Almost everyone who walks into a running shoe store is convinced (by their “leader”) that there is something wrong with them that would prohibit running, unless of course they purchase their very own miracle shoe before they leave the store. So many runners fail to ever pick up on the idea that maybe it’s been the shoes that have given them all these problems to begin with. Or at least that perhaps, just maybe, the feet they were born with are just fine on their own.

Barefoot and minimalist running has grown a lot over the past few years. I have faith that it will grow exponentially in the next few. But the crucial ideation about form and footwear will never truly take off for the lot of us pack animals unless it becomes the “leader” that the masses will follow. And what leader? Christopher McDougall? Nah. The medical field? Yeah right. No, it’s going to have to be someone like Nike, Asics or Brooks. Someone who feeds the consumer pack its shovelfuls of good authority and celebrity endorsements. Sorry to be such a cynic, but it’s true. The big boys are going to have to start selling minimalist shoes, in order for the masses to decide the theories about good running form are true.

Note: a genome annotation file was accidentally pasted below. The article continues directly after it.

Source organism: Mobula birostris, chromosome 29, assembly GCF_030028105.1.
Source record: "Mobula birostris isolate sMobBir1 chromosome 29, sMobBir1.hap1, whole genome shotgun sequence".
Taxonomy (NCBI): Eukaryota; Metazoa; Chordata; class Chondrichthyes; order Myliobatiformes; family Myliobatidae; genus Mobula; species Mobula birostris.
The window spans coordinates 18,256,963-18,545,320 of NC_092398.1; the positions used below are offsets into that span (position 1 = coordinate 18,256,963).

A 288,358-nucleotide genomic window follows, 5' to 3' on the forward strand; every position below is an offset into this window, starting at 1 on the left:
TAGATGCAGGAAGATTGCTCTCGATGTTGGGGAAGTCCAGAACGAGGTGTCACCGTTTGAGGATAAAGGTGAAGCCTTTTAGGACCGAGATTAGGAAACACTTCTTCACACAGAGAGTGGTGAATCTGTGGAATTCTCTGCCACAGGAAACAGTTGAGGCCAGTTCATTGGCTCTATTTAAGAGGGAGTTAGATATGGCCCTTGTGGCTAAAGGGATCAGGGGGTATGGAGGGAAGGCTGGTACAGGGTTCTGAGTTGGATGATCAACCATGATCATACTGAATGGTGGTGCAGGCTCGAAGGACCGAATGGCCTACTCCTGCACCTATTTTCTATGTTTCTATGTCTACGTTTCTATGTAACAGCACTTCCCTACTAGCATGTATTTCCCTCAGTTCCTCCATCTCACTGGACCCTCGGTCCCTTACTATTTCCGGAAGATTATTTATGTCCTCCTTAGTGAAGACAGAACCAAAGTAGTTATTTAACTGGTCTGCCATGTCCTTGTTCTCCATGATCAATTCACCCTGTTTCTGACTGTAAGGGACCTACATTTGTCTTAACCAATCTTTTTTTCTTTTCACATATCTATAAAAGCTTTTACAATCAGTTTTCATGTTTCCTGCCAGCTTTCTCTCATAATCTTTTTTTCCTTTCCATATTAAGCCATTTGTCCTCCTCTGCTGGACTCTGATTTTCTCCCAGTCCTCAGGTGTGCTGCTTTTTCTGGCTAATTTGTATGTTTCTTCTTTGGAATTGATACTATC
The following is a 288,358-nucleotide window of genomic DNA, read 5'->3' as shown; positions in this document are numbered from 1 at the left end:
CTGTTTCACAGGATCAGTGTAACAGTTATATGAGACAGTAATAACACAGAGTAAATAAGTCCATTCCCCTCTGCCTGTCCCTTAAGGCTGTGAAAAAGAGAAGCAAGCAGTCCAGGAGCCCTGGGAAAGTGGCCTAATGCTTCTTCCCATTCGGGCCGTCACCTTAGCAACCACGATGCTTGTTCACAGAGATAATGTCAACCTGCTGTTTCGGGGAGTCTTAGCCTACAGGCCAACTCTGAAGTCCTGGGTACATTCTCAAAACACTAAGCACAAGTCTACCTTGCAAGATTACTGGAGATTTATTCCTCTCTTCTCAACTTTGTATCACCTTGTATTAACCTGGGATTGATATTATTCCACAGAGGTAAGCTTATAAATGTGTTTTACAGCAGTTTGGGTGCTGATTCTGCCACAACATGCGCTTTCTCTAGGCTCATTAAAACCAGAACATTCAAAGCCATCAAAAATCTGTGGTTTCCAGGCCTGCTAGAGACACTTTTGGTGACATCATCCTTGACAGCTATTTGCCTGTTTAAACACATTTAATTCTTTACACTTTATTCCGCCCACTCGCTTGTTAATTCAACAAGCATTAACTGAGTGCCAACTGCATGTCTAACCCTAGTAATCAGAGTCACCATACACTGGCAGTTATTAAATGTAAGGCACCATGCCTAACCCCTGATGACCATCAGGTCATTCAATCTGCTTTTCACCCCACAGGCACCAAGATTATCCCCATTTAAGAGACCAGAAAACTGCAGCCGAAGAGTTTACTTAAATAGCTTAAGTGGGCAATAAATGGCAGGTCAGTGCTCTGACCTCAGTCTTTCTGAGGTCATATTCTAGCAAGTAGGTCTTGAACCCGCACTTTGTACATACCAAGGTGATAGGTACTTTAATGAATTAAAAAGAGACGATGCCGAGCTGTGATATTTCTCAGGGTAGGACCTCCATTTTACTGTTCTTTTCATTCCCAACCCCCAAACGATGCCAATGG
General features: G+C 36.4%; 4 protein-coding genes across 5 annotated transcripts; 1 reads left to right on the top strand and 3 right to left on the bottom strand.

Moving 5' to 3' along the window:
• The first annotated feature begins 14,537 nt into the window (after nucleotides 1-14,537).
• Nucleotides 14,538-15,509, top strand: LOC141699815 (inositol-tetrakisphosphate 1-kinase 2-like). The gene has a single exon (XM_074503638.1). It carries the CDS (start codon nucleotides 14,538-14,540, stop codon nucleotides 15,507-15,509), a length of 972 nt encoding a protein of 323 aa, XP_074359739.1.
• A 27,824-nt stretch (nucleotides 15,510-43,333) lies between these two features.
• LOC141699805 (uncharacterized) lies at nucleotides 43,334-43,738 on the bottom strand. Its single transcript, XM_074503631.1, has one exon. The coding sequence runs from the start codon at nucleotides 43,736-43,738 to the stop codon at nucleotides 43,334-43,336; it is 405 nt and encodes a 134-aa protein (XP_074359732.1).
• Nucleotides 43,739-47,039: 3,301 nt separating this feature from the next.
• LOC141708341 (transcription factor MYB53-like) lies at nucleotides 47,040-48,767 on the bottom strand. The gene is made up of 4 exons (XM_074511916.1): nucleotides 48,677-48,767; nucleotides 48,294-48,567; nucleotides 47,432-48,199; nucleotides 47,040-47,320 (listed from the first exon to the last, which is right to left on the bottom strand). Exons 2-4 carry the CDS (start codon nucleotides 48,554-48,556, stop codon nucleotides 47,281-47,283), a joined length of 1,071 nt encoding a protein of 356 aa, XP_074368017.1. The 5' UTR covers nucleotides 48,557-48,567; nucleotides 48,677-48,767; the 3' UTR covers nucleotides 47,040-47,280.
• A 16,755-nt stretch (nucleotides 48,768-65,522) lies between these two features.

But in the meantime, I will be spreading as many kernels of knowledge as I can to those around me who like to run. Help them realize that there is something to wearing less shoe, to learning about good form. Perhaps even convince them that they’re not broken, and they can run after all…and love it. And most importantly, that they don’t have to conform to some arbitrary authority over their footwear. Maybe one or two of them might actually listen.

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8 thoughts on “Heel Striking: The Bad Idea that Won’t Die.

  1. Brilliant. When you get down to brass tacks, most people are indeed “sheeple”. And to add to that, people are stubborn in general about admitting a mistake, so its very challenging for someone to admit that maybe that did not need to spend that $180 on the Magic Shoe ™.